September 8, 2020

The Purpose of the Sprint Review

Photo by Rachel Forrez - https://unsplash.com/@rachelforrez
Photo https://unsplash.com/@rachelforrez

 

Suppose you want to have a book written. You are looking for a good author and you have a lot of conversations with him about the subject, so that he gets a good idea of what should and what should not be in the book. As soon as the author has enough information, he goes to work and after a year and a half the book is finished. The writer gives you the book and you start reading and then you discover that it contains a lot of falsehoods. The result is that large parts of the book have to be rewritten. If you consider such a situation, would you not prefer to see the author every two weeks so that you could see what he has written in those weeks? So that you could correct him (= have control) is needed that way? That is exactly the reason why Scrum has a Sprint Review at the end of every Sprint; a possibility for Stakeholders to 'control' the outcome of the product.

The Sprint Review is not just a "Demo" or a presentation, it is a collaboration of the Scrum Team with the stakeholders from the business. It is an event with a lot of interaction between stakeholders and Scrum Team in which the latter demonstrates what they have been working on during the past Sprint. The involvement of the stakeholders is highly appreciated by the Product Owner and the Development Team, as it helps them make decisions regarding work for upcoming Sprints and provides them with additional information about the business regarding context, backgrounds, problems, method, needs, etc.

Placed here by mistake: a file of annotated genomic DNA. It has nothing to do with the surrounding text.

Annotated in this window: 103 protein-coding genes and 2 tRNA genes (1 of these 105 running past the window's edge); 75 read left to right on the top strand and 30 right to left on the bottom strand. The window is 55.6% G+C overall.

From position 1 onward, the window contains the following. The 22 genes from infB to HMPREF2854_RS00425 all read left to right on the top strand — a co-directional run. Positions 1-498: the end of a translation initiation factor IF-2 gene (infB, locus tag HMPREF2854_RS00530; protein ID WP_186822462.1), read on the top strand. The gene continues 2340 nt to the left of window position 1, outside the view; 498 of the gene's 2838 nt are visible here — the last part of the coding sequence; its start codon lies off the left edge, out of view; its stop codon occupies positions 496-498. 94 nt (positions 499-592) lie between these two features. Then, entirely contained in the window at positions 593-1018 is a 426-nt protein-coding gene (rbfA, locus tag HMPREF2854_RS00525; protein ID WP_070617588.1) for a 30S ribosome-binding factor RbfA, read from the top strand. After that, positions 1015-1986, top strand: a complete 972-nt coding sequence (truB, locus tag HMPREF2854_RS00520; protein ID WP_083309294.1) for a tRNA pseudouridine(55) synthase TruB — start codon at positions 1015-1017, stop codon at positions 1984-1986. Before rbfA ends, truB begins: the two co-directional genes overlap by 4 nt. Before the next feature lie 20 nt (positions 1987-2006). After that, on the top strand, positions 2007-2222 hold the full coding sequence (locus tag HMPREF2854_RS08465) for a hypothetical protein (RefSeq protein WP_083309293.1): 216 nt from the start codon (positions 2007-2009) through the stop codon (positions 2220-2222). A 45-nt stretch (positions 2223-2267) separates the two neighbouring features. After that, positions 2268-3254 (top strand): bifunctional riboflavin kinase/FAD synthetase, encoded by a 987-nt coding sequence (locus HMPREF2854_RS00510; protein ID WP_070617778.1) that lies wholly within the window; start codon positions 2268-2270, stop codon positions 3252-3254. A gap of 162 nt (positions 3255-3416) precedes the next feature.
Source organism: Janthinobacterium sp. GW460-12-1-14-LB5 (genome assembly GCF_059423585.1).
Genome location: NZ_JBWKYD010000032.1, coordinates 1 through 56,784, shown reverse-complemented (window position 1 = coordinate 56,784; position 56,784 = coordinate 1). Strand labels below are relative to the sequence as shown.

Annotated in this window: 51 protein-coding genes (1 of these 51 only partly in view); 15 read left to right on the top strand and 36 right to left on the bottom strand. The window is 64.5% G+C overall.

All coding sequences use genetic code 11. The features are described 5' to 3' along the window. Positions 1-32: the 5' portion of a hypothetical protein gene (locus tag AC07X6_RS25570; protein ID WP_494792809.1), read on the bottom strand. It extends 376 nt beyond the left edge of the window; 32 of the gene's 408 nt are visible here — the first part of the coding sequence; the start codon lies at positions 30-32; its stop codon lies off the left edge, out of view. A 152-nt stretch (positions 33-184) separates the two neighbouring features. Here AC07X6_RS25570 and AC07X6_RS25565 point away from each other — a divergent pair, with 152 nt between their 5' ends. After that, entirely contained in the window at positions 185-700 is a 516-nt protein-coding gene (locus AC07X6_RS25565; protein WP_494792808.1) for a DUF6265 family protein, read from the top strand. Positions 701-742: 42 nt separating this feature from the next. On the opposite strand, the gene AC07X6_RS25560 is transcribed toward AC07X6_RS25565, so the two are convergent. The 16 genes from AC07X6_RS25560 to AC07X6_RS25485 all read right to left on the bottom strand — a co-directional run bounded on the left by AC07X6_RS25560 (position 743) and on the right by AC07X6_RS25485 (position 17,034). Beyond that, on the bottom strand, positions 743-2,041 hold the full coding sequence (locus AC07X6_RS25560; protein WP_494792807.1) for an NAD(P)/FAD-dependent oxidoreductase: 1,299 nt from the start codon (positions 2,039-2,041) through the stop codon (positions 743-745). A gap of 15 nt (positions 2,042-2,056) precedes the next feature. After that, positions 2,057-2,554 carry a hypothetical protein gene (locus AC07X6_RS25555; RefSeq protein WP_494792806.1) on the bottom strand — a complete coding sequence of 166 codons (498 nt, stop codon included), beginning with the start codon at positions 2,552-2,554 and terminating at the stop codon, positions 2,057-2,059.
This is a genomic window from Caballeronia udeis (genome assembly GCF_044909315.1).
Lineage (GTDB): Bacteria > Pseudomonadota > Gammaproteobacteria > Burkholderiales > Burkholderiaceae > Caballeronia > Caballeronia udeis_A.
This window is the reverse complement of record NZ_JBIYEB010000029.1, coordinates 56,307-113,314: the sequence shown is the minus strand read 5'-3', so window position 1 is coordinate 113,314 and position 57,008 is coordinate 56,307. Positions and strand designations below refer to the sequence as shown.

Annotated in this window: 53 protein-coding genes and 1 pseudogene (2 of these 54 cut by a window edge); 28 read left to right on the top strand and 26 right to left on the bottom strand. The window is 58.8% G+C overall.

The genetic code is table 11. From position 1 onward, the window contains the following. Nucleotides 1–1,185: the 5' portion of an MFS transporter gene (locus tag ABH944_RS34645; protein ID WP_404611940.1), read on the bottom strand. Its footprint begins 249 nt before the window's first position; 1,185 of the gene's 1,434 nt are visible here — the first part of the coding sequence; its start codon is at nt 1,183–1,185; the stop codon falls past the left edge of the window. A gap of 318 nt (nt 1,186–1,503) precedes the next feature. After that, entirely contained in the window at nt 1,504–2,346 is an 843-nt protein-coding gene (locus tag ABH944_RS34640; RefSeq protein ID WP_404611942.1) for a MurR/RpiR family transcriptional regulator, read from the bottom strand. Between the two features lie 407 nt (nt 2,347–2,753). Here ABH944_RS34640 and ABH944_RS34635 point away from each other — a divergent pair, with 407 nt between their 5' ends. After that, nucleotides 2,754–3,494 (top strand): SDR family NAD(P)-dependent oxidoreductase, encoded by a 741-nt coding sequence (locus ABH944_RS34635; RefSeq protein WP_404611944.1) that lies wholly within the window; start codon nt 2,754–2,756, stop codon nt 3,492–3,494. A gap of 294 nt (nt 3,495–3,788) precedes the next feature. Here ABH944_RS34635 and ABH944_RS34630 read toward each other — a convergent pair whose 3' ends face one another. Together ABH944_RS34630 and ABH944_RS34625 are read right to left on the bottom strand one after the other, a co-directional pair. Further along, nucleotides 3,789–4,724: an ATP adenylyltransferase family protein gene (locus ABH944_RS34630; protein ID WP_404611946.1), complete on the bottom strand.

It is good when the business is happy about the solutions offered, but the team also likes to hear other experiences from the business (even if they are less positive). And if stakeholders do not agree with the order of the items on the Product Backlog, that may be said. So as a stakeholder you can be critical and make yourself heard, the Sprint Review is ideal moment for that, because then it is possible to have a discussion together with all the stakeholders. And together you can make agreements without having to organize separate meetings. This way you achieve the best results for the organization together; the business indicates where the opportunities, problems and needs are and the Scrum Team commits to work on the best possible solution.

So, the next time that you are invited to join a Sprint Review, don't ignore it. Go and help the Scrum Team helping you.
 

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